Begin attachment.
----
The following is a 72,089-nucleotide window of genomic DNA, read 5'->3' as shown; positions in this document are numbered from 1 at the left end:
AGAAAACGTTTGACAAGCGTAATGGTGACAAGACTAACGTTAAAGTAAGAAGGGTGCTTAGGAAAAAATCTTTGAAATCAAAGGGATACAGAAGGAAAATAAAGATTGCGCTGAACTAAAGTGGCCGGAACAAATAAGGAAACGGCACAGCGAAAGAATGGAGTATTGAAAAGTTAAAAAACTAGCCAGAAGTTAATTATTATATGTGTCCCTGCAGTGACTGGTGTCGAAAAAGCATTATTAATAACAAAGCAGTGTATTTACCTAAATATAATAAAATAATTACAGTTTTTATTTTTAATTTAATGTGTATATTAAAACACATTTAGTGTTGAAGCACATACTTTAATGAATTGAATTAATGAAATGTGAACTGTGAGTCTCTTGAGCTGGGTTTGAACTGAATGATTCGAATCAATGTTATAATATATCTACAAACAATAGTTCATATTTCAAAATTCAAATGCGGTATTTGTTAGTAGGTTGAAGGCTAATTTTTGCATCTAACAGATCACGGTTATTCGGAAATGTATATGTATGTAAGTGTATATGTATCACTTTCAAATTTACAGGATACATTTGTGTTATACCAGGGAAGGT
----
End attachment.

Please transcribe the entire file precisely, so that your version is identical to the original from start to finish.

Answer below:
The following is a 72,089-nucleotide window of genomic DNA, read 5'->3' as shown; positions in this document are numbered from 1 at the left end:
AGAAAACGTTTGACAAGCGTAATGGTGACAAGACTAACGTTAAAGTAAGAAGGGTGCTTAGGAAAAAATCTTTGAAATCAAAGGGATACAGAAGGAAAATAAAGATTGCGCTGAACTAAAGTGGCCGGAACAAATAAGGAAACGGCACAGCGAAAGAATGGAGTATTGAAAAGTTAAAAAACTAGCCAGAAGTTAATTATTATATGTGTCCCTGCAGTGACTGGTGTCGAAAAAGCATTATTAATAACAAAGCAGTGTATTTACCTAAATATAATAAAATAATTACAGTTTTTATTTTTAATTTAATGTGTATATTAAAACACATTTAGTGTTGAAGCACATACTTTAATGAATTGAATTAATGAAATGTGAACTGTGAGTCTCTTGAGCTGGGTTTGAACTGAATGATTCGAATCAATGTTATAATATATCTACAAACAATAGTTCATATTTCAAAATTCAAATGCGGTATTTGTTAGTAGGTTGAAGGCTAATTTTTGCATCTAACAGATCACGGTTATTCGGAAATGTATATGTATGTAAGTGTATATGTATCACTTTCAAATTTACAGGATACATTTGTGTTATACCAGGGAAGGT